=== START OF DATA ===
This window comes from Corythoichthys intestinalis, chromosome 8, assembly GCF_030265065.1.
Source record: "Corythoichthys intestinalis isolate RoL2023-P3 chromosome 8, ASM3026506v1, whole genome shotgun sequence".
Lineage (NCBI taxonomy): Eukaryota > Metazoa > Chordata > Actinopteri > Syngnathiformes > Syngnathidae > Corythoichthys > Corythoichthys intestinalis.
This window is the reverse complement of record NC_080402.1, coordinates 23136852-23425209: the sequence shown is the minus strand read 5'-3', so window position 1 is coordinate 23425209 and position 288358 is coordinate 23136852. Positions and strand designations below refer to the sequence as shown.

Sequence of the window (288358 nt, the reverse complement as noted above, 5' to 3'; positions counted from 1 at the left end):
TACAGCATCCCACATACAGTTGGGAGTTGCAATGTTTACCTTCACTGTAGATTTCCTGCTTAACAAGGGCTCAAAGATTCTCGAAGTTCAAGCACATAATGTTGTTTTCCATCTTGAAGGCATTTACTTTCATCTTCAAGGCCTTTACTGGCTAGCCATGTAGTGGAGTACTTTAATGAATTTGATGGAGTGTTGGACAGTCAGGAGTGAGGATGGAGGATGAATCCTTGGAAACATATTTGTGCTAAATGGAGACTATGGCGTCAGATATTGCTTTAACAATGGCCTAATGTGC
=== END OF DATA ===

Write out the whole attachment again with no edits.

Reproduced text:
This window comes from Corythoichthys intestinalis, chromosome 8, assembly GCF_030265065.1.
Source record: "Corythoichthys intestinalis isolate RoL2023-P3 chromosome 8, ASM3026506v1, whole genome shotgun sequence".
Lineage (NCBI taxonomy): Eukaryota > Metazoa > Chordata > Actinopteri > Syngnathiformes > Syngnathidae > Corythoichthys > Corythoichthys intestinalis.
This window is the reverse complement of record NC_080402.1, coordinates 23136852-23425209: the sequence shown is the minus strand read 5'-3', so window position 1 is coordinate 23425209 and position 288358 is coordinate 23136852. Positions and strand designations below refer to the sequence as shown.

Sequence of the window (288358 nt, the reverse complement as noted above, 5' to 3'; positions counted from 1 at the left end):
TACAGCATCCCACATACAGTTGGGAGTTGCAATGTTTACCTTCACTGTAGATTTCCTGCTTAACAAGGGCTCAAAGATTCTCGAAGTTCAAGCACATAATGTTGTTTTCCATCTTGAAGGCATTTACTTTCATCTTCAAGGCCTTTACTGGCTAGCCATGTAGTGGAGTACTTTAATGAATTTGATGGAGTGTTGGACAGTCAGGAGTGAGGATGGAGGATGAATCCTTGGAAACATATTTGTGCTAAATGGAGACTATGGCGTCAGATATTGCTTTAACAATGGCCTAATGTGC